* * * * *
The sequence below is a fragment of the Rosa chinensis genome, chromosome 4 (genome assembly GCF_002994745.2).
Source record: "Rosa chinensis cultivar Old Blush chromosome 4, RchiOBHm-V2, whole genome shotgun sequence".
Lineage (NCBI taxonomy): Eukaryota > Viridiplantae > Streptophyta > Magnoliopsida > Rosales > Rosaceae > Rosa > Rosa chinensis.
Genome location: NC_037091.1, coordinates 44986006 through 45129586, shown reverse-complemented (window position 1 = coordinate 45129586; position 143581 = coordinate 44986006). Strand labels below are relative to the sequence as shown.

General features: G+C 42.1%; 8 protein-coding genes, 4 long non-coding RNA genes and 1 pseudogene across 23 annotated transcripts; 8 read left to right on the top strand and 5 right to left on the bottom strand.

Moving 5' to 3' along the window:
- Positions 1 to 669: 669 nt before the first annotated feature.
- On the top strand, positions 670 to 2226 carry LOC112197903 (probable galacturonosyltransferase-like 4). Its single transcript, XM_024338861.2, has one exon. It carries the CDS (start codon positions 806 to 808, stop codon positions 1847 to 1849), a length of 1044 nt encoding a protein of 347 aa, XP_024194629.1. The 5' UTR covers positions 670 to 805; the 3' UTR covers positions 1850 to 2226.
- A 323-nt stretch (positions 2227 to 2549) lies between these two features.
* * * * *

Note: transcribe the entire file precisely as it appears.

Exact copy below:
The sequence below is a fragment of the Rosa chinensis genome, chromosome 4 (genome assembly GCF_002994745.2).
Source record: "Rosa chinensis cultivar Old Blush chromosome 4, RchiOBHm-V2, whole genome shotgun sequence".
Lineage (NCBI taxonomy): Eukaryota > Viridiplantae > Streptophyta > Magnoliopsida > Rosales > Rosaceae > Rosa > Rosa chinensis.
Genome location: NC_037091.1, coordinates 44986006 through 45129586, shown reverse-complemented (window position 1 = coordinate 45129586; position 143581 = coordinate 44986006). Strand labels below are relative to the sequence as shown.

General features: G+C 42.1%; 8 protein-coding genes, 4 long non-coding RNA genes and 1 pseudogene across 23 annotated transcripts; 8 read left to right on the top strand and 5 right to left on the bottom strand.

Moving 5' to 3' along the window:
- Positions 1 to 669: 669 nt before the first annotated feature.
- On the top strand, positions 670 to 2226 carry LOC112197903 (probable galacturonosyltransferase-like 4). Its single transcript, XM_024338861.2, has one exon. It carries the CDS (start codon positions 806 to 808, stop codon positions 1847 to 1849), a length of 1044 nt encoding a protein of 347 aa, XP_024194629.1. The 5' UTR covers positions 670 to 805; the 3' UTR covers positions 1850 to 2226.
- A 323-nt stretch (positions 2227 to 2549) lies between these two features.